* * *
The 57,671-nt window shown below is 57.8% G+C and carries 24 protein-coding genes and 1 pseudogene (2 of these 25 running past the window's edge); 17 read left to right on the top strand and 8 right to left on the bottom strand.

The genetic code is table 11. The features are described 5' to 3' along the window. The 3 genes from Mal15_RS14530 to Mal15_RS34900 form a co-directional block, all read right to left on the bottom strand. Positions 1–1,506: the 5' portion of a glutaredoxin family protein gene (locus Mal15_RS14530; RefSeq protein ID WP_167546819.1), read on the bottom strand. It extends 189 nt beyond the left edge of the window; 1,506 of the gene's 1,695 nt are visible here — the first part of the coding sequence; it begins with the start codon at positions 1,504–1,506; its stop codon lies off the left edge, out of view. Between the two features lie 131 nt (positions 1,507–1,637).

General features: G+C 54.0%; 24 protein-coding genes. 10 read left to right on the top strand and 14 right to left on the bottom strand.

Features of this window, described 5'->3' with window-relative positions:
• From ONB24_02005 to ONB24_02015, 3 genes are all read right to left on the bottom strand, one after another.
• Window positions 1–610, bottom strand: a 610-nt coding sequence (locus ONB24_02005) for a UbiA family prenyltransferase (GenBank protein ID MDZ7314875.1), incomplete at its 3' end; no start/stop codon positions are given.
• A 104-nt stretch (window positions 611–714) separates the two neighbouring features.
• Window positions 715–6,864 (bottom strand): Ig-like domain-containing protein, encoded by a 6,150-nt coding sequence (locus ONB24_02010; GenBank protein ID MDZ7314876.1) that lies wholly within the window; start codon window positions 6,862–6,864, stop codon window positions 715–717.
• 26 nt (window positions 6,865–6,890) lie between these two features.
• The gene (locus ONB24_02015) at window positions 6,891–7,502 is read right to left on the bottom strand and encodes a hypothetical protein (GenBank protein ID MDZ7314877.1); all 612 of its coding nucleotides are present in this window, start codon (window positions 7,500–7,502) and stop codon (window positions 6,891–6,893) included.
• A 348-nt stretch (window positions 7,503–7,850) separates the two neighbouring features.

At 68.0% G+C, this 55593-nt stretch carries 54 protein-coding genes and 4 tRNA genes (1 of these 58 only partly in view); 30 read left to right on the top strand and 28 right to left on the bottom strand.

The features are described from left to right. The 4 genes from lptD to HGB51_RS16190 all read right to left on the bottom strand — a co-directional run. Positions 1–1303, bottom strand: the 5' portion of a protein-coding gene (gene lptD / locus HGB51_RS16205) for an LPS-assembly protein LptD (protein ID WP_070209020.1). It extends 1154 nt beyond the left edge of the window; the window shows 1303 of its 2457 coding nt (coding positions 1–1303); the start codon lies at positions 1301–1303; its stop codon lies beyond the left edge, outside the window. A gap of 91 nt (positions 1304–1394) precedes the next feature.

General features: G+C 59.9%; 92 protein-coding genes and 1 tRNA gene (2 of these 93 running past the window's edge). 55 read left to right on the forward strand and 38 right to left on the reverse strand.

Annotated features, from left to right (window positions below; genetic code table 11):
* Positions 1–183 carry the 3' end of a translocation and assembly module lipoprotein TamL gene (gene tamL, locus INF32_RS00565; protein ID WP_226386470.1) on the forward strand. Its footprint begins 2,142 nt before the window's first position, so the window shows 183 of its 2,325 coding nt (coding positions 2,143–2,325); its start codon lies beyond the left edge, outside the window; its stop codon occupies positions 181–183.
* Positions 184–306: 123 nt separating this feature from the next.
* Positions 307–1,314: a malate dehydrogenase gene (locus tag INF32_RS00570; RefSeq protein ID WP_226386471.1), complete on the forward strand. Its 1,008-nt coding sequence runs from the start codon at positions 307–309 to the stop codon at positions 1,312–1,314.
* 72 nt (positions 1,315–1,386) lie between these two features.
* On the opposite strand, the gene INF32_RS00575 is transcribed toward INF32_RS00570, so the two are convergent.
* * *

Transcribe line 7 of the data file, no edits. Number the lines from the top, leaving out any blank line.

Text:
• A 104-nt stretch (window positions 611–714) separates the two neighbouring features.